You can add these columns to the existing events table with the following query:

ALTER TABLE `events` ADD COLUMN `event_pid` bigint(20) unsigned DEFAULT '0';
ALTER TABLE `events` ADD COLUMN `event_length` bigint(20) unsigned DEFAULT '0';
ALTER TABLE `events` ADD COLUMN `rec_type` varchar(25) DEFAULT '""';

Or create a table from scratch:

CREATE TABLE `events` (
 `id` bigint(20) unsigned AUTO_INCREMENT,
 `start_date` datetime NOT NULL,
 `end_date` datetime NOT NULL,
 `text` varchar(255) DEFAULT NULL,
 `event_pid` bigint(20) unsigned DEFAULT '0',
 `event_length` bigint(20) unsigned DEFAULT '0',
 `rec_type` varchar(25) DEFAULT '""',
 PRIMARY KEY (`id`)
) DEFAULT CHARSET=utf8;

Updating the backend

Finally, you'll need to update the storage.

Firstly, let's take a look at the insert method. Here you need to update the SQL query in order to add new columns.

Secondly, you should process a special case for recurring events - deletion of a specific occurrence of the recurring series requires creating a new database record and the client will call the insert action for it:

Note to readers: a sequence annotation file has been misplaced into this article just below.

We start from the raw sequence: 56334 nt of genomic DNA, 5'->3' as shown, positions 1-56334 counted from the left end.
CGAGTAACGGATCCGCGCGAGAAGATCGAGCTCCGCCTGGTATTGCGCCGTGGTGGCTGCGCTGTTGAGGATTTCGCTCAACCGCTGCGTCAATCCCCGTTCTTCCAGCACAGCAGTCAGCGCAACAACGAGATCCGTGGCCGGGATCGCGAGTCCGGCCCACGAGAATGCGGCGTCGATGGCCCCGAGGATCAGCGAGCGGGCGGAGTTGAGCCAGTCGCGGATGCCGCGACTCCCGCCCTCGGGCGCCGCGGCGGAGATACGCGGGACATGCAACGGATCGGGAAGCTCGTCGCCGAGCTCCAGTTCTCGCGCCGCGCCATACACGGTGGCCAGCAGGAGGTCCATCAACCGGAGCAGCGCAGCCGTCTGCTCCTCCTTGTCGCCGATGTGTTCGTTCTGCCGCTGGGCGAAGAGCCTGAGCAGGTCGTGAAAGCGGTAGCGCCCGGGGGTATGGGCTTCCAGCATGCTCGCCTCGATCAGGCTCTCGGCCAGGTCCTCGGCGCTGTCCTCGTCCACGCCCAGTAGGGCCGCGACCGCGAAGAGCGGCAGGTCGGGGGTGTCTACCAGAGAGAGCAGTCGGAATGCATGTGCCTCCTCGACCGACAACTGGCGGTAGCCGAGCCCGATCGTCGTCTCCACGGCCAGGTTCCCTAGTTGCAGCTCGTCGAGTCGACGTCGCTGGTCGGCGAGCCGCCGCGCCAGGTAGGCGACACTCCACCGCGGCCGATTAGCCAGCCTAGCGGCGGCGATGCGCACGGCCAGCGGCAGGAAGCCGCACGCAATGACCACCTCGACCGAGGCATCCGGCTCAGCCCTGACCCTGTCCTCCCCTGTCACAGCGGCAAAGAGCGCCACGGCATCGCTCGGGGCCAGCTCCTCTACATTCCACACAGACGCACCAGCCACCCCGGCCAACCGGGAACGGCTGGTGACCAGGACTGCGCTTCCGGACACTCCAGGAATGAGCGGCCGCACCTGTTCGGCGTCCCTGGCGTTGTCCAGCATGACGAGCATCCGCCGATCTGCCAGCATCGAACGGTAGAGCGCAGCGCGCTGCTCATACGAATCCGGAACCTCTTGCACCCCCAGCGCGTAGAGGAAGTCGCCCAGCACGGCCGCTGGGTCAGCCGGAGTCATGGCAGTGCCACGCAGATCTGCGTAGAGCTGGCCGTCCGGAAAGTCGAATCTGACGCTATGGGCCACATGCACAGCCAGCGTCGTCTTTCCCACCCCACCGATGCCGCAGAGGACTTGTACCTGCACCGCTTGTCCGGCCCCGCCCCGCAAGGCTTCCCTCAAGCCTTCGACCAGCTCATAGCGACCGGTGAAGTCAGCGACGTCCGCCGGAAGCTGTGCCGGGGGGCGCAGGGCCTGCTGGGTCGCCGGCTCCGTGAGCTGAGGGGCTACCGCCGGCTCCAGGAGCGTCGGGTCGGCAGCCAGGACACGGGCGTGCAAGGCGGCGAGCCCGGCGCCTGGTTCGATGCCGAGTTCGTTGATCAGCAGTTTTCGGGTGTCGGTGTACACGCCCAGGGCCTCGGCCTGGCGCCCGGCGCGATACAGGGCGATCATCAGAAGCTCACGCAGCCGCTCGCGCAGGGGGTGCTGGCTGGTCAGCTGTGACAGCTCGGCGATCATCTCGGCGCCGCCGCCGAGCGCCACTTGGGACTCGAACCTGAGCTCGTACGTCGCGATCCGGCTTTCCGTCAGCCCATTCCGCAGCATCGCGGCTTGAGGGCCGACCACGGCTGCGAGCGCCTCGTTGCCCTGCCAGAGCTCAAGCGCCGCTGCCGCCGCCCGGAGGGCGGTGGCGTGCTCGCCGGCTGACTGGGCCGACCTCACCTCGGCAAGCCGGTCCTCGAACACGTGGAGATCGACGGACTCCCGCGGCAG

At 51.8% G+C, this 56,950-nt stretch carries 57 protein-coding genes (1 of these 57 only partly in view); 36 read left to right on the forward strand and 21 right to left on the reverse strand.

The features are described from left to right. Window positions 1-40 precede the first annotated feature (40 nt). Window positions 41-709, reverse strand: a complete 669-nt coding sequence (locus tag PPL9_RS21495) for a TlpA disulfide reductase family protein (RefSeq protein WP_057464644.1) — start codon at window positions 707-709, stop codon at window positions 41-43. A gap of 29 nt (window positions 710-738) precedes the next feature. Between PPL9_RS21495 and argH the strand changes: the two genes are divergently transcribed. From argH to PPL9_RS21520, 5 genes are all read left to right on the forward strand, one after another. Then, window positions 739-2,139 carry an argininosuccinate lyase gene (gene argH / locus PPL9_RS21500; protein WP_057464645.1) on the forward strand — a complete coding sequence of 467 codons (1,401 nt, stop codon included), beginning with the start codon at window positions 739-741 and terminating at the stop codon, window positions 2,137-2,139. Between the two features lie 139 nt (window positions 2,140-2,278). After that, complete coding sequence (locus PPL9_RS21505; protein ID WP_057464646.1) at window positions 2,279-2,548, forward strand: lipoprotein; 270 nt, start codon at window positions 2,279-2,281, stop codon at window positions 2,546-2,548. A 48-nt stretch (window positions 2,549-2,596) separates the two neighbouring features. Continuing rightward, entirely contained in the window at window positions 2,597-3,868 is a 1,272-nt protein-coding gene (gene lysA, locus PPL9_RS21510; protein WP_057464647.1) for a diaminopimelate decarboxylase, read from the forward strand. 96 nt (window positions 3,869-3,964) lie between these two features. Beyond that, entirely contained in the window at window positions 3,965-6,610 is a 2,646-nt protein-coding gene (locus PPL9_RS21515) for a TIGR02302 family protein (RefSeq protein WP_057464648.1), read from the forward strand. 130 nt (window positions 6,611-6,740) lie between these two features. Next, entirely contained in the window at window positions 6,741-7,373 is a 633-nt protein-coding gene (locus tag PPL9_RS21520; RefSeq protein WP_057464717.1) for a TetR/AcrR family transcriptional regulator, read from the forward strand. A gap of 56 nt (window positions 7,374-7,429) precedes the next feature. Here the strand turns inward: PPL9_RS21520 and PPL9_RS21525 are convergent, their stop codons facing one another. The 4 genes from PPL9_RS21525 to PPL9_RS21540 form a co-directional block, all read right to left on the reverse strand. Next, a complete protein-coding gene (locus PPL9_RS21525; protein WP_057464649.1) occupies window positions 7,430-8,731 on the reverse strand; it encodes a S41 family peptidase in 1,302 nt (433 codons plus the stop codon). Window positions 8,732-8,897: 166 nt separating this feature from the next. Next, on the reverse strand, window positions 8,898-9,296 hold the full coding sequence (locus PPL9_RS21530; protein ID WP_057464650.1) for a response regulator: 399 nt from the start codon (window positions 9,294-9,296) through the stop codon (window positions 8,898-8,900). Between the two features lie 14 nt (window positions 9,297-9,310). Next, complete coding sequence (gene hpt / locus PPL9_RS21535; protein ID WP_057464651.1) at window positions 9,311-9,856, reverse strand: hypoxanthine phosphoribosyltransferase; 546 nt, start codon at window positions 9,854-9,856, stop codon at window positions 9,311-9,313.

storage.js

// create a new event
async insert(data) {
   let sql = "INSERT INTO ?? " + 
      "(`start_date`, `end_date`, `text`, `event_pid`, `event_length`, `rec_type`) " +       "VALUES (?, ?, ?, ?, ?, ?)";  
   const result = await this._db.query(
      sql,
      [
         this.table,
         data.start_date,
         data.end_date,
         data.text,
         data.event_pid || 0, //!
         data.event_length || 0, //!
         data.rec_type //!
      ]);
 
   // delete a single occurrence from a recurring series
   let action = "inserted";    if (data.rec_type == "none") {      action = "deleted";    }  
   return {
     action: action,
     tid: result.insertId
   };
}

The update action requires the same changes in the SQL query. Additionally, we need to handle a different special case there: when a recurring series is modified, you need to delete all the modified occurrences of that series:

storage.js

// update an event
async update(id, data) {
  if (data.rec_type && data.rec_type != "none") {       //all modified occurrences must be deleted when you update a recurring series
      //https://docs.dhtmlx.com/scheduler/server_integration.html#savingrecurringevents
      await this._db.query(
        "DELETE FROM ?? WHERE `event_pid`= ?;",
        [this.table, id]);
  }
 
  await this._db.query(
      "UPDATE ?? SET " +
      "`start_date` = ?, `end_date` = ?, `text` = ?, " +
      "`event_pid` = ?, `event_length`= ?, `rec_type` = ? "+       "WHERE id = ?",
      [
          this.table,
          data.start_date,
          data.end_date,
          data.text,
          data.event_pid || 0,           data.event_length || 0,           data.rec_type,           id
      ]);
 
  return {
     action: "updated"
  };
}